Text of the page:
Having denied Charlie’s parents the right to seek treatment, then wasting time through a protracted legal process, the defendants in the case effectively ran out the clock on Charlie.
Joshua Levine’s book, ‘Dunkirk: The History Behind the Motion Picture,’ provides valuable insight into one of the most stirring episodes of World War II, and nicely illustrates the strength and resolve of British culture.
The ultimate question in Charlie’s case is: who should decide what’s in his best interest? The answer: His parents. Not the courts. Not the hospital. Not the government.
If this is where the Vatican now makes its stand, then the most vulnerable members of society—which is to say all of us, at some point—are in trouble.
The mosque attack does suggest that Britain is at a dangerous boiling point and that the violence is now coming from both sides of the spectrum.
While the Conservatives remain the largest party in Parliament—albeit short of an outright majority—the election result cannot be viewed as anything other than a defeat.
Our political leaders are basically telling us that this kind of terrorism, random and deadly, is the price we have to pay for their policies of multiculturalism and political correctness.
The Manchester bombing is a stunning reminder that, despite ISIS losing territory in the Middle East, its appeal isn’t totally lost on young Muslims living in the West.
The lyricist who has never been afraid to speak unpopular truths is calling out the British government for coddling the terrorists who kill kids.
Prince Philip may be retiring from the level of service and activity he’s maintained for more than half a century, but he’s still a vivid and important figure.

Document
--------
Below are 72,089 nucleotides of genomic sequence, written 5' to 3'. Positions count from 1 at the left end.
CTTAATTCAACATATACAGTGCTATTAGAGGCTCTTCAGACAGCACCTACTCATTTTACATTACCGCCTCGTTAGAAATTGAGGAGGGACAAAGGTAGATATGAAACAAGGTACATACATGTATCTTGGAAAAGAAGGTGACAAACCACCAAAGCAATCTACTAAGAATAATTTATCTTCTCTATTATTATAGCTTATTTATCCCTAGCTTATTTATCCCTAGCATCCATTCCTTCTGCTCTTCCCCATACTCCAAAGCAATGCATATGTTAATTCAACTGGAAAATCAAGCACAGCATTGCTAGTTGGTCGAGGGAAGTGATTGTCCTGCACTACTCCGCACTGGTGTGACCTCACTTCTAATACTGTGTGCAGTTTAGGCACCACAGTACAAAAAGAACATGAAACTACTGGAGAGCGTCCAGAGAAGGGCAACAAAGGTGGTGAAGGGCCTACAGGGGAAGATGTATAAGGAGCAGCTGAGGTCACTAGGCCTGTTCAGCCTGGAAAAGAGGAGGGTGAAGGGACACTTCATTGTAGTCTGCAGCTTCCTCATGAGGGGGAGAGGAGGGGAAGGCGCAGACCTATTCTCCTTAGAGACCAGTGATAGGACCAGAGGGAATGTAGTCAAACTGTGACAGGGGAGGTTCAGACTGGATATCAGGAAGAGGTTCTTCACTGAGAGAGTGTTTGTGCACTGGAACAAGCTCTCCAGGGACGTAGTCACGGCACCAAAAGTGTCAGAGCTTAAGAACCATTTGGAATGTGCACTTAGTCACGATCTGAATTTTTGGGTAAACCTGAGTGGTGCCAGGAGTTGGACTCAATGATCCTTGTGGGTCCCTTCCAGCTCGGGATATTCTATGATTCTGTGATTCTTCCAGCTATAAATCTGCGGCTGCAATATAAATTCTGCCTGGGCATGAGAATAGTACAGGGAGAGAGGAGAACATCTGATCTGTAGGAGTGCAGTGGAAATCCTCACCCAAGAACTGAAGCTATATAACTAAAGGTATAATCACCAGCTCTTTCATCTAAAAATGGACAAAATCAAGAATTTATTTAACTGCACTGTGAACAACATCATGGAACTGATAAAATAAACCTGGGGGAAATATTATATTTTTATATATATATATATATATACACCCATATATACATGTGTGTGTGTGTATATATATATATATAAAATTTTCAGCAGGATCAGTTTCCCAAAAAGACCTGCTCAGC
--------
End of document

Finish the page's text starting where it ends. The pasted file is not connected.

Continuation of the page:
Ben Wallace’s call for public vigilance is both ironic and impossible given a pervasive culture in Britain that demands absolute tolerance for all things Muslim.
First, there was Brexit. Now, a Trump presidency. This year’s political surprises could convince Europeans that radical change in power really is possible.
Netflix’s new drama considers Elizabeth II’s early reign, and the difficulties she confronts in a post-World War II world.
Widespread shock and denial over Brexit reveals just how entrenched higher education groupthink has become. How do we bring back ideological diversity?
Brexit wasn’t an attack on trade or openness, it was a vote of self-confidence in Britain’s ability to thrive outside the European Union, and an attack on an anti-democratic technocracy.
The image of a democratically elected premier of one of the world’s great powers forced to go hat-in-hand to some European bureaucrat for the right to return money to the British taxpayer is scandalous.
To resist the homogenizing influence of globalization and supranational organizations is not itself an anti-liberal act.
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